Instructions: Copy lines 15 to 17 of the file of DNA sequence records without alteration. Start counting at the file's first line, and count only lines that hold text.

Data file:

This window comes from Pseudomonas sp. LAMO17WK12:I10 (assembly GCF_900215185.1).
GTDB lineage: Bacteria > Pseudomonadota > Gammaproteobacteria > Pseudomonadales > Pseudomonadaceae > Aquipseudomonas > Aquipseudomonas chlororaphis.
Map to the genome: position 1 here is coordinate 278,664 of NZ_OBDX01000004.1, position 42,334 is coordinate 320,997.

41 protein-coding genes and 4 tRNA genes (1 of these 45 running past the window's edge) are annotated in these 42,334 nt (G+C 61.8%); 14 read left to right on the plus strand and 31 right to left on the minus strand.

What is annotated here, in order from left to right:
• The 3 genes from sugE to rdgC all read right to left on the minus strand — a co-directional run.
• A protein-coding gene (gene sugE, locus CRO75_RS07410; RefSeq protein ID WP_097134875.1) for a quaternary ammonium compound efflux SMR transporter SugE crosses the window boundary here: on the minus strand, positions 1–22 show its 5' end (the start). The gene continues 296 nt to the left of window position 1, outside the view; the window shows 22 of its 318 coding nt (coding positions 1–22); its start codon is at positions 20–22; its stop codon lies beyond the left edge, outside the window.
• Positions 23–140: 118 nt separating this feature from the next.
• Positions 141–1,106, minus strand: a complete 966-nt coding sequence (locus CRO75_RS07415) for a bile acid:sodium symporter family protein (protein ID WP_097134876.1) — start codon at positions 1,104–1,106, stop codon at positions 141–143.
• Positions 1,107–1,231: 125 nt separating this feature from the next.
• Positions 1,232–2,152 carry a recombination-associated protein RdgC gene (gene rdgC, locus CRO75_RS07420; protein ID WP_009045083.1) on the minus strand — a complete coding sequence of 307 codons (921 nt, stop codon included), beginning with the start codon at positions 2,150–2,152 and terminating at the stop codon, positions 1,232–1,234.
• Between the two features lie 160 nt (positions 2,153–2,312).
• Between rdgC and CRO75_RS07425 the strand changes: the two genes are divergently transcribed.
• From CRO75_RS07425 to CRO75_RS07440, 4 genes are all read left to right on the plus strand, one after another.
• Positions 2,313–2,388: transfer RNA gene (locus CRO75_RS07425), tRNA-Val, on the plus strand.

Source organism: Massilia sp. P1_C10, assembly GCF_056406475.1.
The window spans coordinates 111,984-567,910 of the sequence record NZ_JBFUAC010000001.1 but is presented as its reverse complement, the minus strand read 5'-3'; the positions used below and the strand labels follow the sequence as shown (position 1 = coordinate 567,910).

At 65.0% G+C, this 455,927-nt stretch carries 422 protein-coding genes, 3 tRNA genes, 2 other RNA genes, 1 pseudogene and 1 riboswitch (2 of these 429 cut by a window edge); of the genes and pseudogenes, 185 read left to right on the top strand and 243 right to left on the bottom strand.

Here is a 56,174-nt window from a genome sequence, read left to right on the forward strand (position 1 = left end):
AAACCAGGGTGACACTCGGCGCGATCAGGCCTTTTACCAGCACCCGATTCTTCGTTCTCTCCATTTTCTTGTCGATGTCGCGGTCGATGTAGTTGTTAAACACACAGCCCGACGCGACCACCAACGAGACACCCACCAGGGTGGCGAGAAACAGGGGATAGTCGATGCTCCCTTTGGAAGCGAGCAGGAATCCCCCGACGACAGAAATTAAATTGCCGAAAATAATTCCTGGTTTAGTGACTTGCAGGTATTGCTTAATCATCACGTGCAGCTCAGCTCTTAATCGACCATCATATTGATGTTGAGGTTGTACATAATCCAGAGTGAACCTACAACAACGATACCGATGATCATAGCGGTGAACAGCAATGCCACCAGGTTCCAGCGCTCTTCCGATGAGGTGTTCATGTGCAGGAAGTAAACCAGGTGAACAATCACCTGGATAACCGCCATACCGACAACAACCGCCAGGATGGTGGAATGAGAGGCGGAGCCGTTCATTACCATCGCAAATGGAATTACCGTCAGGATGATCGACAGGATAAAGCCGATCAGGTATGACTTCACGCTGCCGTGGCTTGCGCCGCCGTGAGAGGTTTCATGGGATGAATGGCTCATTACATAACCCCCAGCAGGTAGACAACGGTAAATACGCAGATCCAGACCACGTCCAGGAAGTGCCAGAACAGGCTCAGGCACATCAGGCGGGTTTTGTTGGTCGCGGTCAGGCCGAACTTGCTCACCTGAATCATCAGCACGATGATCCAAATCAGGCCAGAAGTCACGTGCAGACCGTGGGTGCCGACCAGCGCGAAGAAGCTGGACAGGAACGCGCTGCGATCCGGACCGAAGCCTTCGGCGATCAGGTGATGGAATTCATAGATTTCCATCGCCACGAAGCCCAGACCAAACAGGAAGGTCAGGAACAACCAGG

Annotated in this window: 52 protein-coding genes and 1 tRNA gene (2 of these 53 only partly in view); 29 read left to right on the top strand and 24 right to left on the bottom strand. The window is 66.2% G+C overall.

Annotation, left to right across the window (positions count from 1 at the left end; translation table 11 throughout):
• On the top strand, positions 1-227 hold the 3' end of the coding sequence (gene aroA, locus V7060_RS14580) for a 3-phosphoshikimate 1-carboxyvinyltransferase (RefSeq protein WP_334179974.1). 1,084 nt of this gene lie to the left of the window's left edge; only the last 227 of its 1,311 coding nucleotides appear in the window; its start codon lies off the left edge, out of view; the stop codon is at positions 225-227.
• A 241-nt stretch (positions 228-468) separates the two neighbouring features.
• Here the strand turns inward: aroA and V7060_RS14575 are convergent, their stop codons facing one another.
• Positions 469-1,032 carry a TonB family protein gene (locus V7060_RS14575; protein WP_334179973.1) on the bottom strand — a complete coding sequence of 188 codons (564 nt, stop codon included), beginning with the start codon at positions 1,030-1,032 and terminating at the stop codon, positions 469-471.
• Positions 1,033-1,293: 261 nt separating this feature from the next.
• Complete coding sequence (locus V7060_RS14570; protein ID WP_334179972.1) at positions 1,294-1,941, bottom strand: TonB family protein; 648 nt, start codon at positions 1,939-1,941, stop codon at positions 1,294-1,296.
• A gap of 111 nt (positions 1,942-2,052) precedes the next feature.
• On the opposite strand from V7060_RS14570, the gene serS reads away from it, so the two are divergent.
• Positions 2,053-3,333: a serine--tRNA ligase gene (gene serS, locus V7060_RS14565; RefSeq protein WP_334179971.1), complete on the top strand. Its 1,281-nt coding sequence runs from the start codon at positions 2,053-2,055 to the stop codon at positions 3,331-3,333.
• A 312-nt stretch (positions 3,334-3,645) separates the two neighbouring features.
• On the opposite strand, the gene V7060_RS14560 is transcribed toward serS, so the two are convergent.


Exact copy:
• Positions 2,313–2,388: transfer RNA gene (locus CRO75_RS07425), tRNA-Val, on the plus strand.

Source organism: Massilia sp. P1_C10, assembly GCF_056406475.1.
The window spans coordinates 111,984-567,910 of the sequence record NZ_JBFUAC010000001.1 but is presented as its reverse complement, the minus strand read 5'-3'; the positions used below and the strand labels follow the sequence as shown (position 1 = coordinate 567,910).